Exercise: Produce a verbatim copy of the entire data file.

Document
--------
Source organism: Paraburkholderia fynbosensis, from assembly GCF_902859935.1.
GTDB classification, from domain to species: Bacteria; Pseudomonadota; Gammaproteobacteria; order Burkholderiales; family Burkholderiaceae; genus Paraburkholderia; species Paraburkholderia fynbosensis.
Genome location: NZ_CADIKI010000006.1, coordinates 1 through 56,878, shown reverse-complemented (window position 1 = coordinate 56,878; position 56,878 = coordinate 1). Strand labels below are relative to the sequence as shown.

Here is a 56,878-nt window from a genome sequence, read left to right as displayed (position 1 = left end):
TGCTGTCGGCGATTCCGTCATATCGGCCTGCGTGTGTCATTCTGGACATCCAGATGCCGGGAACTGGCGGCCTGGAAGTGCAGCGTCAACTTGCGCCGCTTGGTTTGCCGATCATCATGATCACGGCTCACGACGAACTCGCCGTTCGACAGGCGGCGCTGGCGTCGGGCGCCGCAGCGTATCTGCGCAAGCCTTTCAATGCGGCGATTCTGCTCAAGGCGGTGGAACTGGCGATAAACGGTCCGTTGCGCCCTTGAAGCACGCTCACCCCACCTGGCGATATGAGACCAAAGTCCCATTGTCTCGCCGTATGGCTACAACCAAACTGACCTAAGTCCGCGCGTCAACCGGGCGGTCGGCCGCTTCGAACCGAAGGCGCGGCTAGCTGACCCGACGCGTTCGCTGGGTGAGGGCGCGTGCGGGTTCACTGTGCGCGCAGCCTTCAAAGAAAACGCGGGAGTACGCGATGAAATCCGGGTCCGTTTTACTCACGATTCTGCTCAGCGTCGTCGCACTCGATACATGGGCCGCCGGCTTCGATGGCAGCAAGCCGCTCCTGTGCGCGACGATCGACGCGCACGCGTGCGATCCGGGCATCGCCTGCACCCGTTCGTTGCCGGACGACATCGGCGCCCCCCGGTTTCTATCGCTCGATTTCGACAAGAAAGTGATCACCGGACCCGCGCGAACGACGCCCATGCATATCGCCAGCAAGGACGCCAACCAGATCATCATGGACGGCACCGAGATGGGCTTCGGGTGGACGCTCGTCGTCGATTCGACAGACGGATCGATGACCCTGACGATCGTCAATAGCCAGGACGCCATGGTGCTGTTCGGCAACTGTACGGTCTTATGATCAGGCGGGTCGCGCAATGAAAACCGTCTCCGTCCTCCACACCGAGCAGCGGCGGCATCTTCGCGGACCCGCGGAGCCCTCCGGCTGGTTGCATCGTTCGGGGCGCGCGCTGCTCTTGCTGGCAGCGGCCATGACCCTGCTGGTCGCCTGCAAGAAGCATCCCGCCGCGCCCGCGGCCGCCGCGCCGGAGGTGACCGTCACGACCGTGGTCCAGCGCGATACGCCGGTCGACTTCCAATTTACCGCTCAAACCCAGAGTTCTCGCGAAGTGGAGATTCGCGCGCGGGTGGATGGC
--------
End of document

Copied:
Source organism: Paraburkholderia fynbosensis, from assembly GCF_902859935.1.
GTDB classification, from domain to species: Bacteria; Pseudomonadota; Gammaproteobacteria; order Burkholderiales; family Burkholderiaceae; genus Paraburkholderia; species Paraburkholderia fynbosensis.
Genome location: NZ_CADIKI010000006.1, coordinates 1 through 56,878, shown reverse-complemented (window position 1 = coordinate 56,878; position 56,878 = coordinate 1). Strand labels below are relative to the sequence as shown.

Here is a 56,878-nt window from a genome sequence, read left to right as displayed (position 1 = left end):
TGCTGTCGGCGATTCCGTCATATCGGCCTGCGTGTGTCATTCTGGACATCCAGATGCCGGGAACTGGCGGCCTGGAAGTGCAGCGTCAACTTGCGCCGCTTGGTTTGCCGATCATCATGATCACGGCTCACGACGAACTCGCCGTTCGACAGGCGGCGCTGGCGTCGGGCGCCGCAGCGTATCTGCGCAAGCCTTTCAATGCGGCGATTCTGCTCAAGGCGGTGGAACTGGCGATAAACGGTCCGTTGCGCCCTTGAAGCACGCTCACCCCACCTGGCGATATGAGACCAAAGTCCCATTGTCTCGCCGTATGGCTACAACCAAACTGACCTAAGTCCGCGCGTCAACCGGGCGGTCGGCCGCTTCGAACCGAAGGCGCGGCTAGCTGACCCGACGCGTTCGCTGGGTGAGGGCGCGTGCGGGTTCACTGTGCGCGCAGCCTTCAAAGAAAACGCGGGAGTACGCGATGAAATCCGGGTCCGTTTTACTCACGATTCTGCTCAGCGTCGTCGCACTCGATACATGGGCCGCCGGCTTCGATGGCAGCAAGCCGCTCCTGTGCGCGACGATCGACGCGCACGCGTGCGATCCGGGCATCGCCTGCACCCGTTCGTTGCCGGACGACATCGGCGCCCCCCGGTTTCTATCGCTCGATTTCGACAAGAAAGTGATCACCGGACCCGCGCGAACGACGCCCATGCATATCGCCAGCAAGGACGCCAACCAGATCATCATGGACGGCACCGAGATGGGCTTCGGGTGGACGCTCGTCGTCGATTCGACAGACGGATCGATGACCCTGACGATCGTCAATAGCCAGGACGCCATGGTGCTGTTCGGCAACTGTACGGTCTTATGATCAGGCGGGTCGCGCAATGAAAACCGTCTCCGTCCTCCACACCGAGCAGCGGCGGCATCTTCGCGGACCCGCGGAGCCCTCCGGCTGGTTGCATCGTTCGGGGCGCGCGCTGCTCTTGCTGGCAGCGGCCATGACCCTGCTGGTCGCCTGCAAGAAGCATCCCGCCGCGCCCGCGGCCGCCGCGCCGGAGGTGACCGTCACGACCGTGGTCCAGCGCGATACGCCGGTCGACTTCCAATTTACCGCTCAAACCCAGAGTTCTCGCGAAGTGGAGATTCGCGCGCGGGTGGATGGC